Compare Offers on Amazon
+ CDN$ 16.96 shipping
+ CDN$ 5.54 shipping
Sous Vide Supreme SVD-00101 Demi Water Oven, Black
|List Price:||CDN$ 418.80|
|Price:||CDN$ 340.98 & FREE Shipping. Details|
|You Save:||CDN$ 77.82 (19%)|
- Provides an easy way to prepare gourmet meals
- Silent operation and push-button convenience
- Temperature control keeps water within one degree of its ideal setting
- Temperature can be held for hours or days
- Holds 8.7 Liters of water
This item ships separately and in the original manufacturer's packaging. There will be shipping labels attached to the outside of the package. You may mark this item as a gift if you do not wish to reveal the contents.
Frequently Bought Together
Customers Who Viewed This Item Also Viewed
Color Name: Black
SousVide Supreme Demi
The new compact SousVide Supreme Demi offers the same unparalleled cooking convenience of the original SousVide Supreme water oven but in a smaller appliance. With hands-off cooking that is gentle and forgiving, the Demi makes it easy to have meals ready in minutes at the end of the day. Everyone - from the accomplished cook to the rank novice - can turn out gourmet quality meals with minimal preparation time. It’s as easy as heating water! Just season your dish, vacuum-seal in food-grade pouches, simmer in the Demi water bath, sear or sauce your dish if desired, and serve.
Why SousVide Supreme Demi:
- Hands-off, time-saving meal preparation. Just set it and walk away.
- Easy and foolproof. Never overcook a meal again. Perfect results, every time.
- Gourmet taste. Capture the full, TRUE flavor of foods.
- Saves you money. Tenderizes inexpensive cuts.
- Added nutritional value. Natural juices and nutrients are retained in the food-safe vacuum seal bag.
- Easy clean-up. No messy pots and pans. Just empty and wipe down the interior with a soft cloth.
- Energy-efficient, silent operation. Uses energy equivalent to a 60W light bulb once at target temperature.
- Sleek all-in-one design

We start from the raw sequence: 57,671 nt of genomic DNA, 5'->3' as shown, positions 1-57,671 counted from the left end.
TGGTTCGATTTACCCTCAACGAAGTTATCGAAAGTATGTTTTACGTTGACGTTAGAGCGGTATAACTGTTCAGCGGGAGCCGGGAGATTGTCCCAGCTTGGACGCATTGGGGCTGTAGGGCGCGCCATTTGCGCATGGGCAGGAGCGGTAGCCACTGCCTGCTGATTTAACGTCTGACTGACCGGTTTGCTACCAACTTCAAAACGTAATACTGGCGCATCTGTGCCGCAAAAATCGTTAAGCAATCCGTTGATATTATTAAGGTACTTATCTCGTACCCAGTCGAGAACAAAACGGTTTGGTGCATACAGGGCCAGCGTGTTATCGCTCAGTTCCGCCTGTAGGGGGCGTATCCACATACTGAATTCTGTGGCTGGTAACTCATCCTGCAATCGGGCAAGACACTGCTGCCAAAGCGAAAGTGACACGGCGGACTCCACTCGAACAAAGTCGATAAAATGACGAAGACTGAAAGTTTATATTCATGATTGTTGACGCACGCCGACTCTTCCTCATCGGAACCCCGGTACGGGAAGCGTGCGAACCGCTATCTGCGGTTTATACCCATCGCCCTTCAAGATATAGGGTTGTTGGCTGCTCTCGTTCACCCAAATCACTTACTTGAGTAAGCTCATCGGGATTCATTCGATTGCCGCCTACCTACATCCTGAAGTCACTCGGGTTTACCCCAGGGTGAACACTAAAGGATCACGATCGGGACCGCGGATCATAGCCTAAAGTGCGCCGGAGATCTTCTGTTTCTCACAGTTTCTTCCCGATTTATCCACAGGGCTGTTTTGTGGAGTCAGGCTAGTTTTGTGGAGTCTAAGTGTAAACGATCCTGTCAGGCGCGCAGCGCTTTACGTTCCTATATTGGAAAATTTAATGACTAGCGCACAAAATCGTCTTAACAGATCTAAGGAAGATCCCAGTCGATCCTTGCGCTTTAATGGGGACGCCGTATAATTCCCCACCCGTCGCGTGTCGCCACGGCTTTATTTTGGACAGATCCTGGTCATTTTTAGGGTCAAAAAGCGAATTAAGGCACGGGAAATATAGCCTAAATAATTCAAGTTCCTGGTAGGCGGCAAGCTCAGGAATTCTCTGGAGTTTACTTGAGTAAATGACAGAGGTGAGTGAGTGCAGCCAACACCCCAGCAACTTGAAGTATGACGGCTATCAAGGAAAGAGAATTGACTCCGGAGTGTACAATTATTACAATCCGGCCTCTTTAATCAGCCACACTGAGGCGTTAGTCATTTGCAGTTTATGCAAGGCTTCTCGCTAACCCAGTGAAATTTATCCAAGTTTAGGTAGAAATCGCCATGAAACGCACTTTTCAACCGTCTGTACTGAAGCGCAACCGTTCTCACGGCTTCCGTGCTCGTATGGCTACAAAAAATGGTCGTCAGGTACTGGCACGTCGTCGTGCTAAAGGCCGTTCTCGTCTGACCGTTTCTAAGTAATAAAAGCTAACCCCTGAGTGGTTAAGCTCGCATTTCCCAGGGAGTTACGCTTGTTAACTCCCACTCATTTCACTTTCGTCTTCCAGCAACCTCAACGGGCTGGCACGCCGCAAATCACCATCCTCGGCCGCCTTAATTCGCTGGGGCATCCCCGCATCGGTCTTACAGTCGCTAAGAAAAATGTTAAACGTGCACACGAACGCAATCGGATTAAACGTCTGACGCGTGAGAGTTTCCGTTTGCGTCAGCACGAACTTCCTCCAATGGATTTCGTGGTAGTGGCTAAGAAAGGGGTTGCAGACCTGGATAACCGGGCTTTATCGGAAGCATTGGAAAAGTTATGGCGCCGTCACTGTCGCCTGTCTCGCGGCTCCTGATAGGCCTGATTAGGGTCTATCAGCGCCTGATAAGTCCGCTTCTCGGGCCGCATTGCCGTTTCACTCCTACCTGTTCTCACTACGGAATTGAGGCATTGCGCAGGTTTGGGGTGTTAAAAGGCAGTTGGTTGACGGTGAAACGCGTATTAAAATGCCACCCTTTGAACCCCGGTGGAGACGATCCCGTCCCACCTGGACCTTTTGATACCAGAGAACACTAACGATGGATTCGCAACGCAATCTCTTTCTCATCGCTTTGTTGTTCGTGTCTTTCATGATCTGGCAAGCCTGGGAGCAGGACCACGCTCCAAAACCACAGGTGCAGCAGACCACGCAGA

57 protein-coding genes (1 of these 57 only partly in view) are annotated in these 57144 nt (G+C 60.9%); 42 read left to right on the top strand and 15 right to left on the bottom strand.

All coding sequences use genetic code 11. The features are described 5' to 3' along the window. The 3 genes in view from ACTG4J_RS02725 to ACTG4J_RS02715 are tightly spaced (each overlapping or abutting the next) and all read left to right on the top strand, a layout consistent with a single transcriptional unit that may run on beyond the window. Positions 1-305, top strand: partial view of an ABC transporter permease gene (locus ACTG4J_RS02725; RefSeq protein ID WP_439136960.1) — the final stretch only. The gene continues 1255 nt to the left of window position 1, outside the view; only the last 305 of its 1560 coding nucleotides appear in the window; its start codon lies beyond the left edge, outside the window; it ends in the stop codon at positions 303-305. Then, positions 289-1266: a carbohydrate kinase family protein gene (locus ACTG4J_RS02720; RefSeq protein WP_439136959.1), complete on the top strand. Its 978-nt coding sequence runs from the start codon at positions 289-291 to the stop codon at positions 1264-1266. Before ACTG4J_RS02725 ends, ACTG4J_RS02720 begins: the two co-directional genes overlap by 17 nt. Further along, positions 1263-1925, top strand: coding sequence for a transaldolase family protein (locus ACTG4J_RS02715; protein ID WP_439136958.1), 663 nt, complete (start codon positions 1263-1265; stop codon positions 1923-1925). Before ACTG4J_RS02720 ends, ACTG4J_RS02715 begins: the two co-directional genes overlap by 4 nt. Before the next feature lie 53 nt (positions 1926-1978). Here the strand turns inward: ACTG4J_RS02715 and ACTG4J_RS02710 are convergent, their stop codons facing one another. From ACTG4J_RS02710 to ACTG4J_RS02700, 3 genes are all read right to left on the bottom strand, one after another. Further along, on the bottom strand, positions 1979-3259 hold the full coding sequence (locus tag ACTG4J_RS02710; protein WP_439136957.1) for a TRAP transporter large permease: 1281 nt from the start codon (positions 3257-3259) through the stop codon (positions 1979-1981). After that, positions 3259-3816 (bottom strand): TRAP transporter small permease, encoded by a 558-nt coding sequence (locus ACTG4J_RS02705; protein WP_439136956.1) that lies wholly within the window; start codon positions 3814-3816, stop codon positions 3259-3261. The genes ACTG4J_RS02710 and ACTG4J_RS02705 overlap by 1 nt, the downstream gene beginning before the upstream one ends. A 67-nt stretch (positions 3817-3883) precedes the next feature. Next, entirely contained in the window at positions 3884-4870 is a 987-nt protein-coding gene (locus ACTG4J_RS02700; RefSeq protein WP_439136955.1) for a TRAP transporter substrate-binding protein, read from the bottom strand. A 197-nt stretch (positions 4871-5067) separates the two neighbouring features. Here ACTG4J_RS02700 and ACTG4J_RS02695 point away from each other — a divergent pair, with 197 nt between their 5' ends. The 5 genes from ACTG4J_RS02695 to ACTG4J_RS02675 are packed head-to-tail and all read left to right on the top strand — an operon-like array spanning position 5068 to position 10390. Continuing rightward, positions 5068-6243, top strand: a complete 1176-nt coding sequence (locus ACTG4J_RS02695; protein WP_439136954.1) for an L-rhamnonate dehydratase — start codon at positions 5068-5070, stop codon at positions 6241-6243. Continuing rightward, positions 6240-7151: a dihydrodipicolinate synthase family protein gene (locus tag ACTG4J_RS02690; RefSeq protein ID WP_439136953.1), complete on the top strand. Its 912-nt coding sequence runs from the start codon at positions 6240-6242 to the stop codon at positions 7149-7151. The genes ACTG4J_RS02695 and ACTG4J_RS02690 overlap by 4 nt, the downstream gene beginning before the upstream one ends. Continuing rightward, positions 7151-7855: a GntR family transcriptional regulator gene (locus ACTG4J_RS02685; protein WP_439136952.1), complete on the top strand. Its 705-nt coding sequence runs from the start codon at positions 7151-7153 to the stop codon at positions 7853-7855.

- Precise temperature control to 1 degree Fahrenheit (0.5 degrees Celsius)
- Energy efficient engineering
- Quiet operation
- Push button simplicity
- Lid doubles as drip tray for pouch transport
- Universal food pouch rack for easy positioning of cooking pouches
- Counter-worthy style in a small footprint (about the size of a bread maker
- Model: SVS09L
- Water bath: single
- Total Volume: 11.2 liters (2.96 gallons)
- Max Cooking Capacity:
8.7 liters (2.3 gallons)
- 110-120 volt
- Display: Digital LED
- Adjustable in increments of 1°F (0.5°C)
- Range: 86°F to 210°F
(30° to 99°C)
- Precision: 1°F (0.5°C)
- Overall: 11.3 x 10.96 x 12.99 inches
29 x 32 x 31 centimeters
- Weight: 9.8 pounds
- Displays to 1 minute resolution
- Settings variable 0 min to 99 hr
- Cycle end audible repeating beep
- Timer does not turn machine off
The Simple Steps of Sous Vide Cooking
SousVide Supreme Demi makes it easy to prepare gourmet meals in under 30 minutes hands-on time, all with incredible flavors and nutritional benefits. Sous vide cooking requires no skill—the water oven does most of the work itself with only a few steps that even a beginner can master:
Season food with your favorite herbs and spices.
Vacuum seal foods in a food-grade cooking pouch.
Drop the sealed pouch into the water oven. Temperature is precisely controlled so food will not overcook.
Plate directly from the pouch or for a golden brown crisp exterior, sear briefly.
Make Nutritious and Mouthwatering Delicious Meals at The Push of Button
What’s exciting about the sous vide method is that it is a unique way of cooking that yields different and better results. Foods cooked sous vide develop flavors and textures that simply cannot be duplicated using any other traditional cooking method.
Cooking sous vide offers many benefits:
Natural flavor and juices are infused into the food while in the cooking pouch resulting in incomparable taste and texture.
Convenience and Foolproof Results
Anyone can now cook food to perfection, and the minimal hands-on cooking saves time. Like your own personal chef, the SousVide Supreme cooks during the workday or overnight, freeing you to do other things.
Beneficial nutrients found in food are retained in the pouches, instead of being lost in steam, discarded in cooking liquid or left in the pan, as happens in traditional cooking methods.
What equipment do you need to cook sous vide?
In order to maintain the precise control of temperature, sous vide cooking requires a tightly temperature-controlled water bath and a means to vacuum seal the foods to be cooked. One of the easiest ways to cook sous vide is using a self-contained water oven, such as the SousVide Supreme, which allows you to set the temperature and let it do the cooking for you with no monitoring required. The key is accuracy and the SousVide Supreme offers technology that maintains constant temperatures within +-0.5 degree C or 1 degree F. To seal foods for sous vide cooking requires nothing more than a common kitchen vacuum sealer and food grade plastic vacuum seal pouches, approved for cooking.
Can I buy replacement bags for the SousVide Supreme Vacuum Sealer?
Absolutely. Cooking pouches are available in, 1-quart/.95-liter or 1-gallon/3.79-liter sizes, as well as pouch rolls that can be cut and sealed to your desired size. We also offer zip pouches, which can be used without a vacuum sealer, particularly useful for liquids or liquid-rich foods. All of our pouches have been third party tested and verified to be free of Bisphenol-A, lead, polyethylene and any phthalates, and to withstand and remain stable at high cooking temperatures for extended periods of time.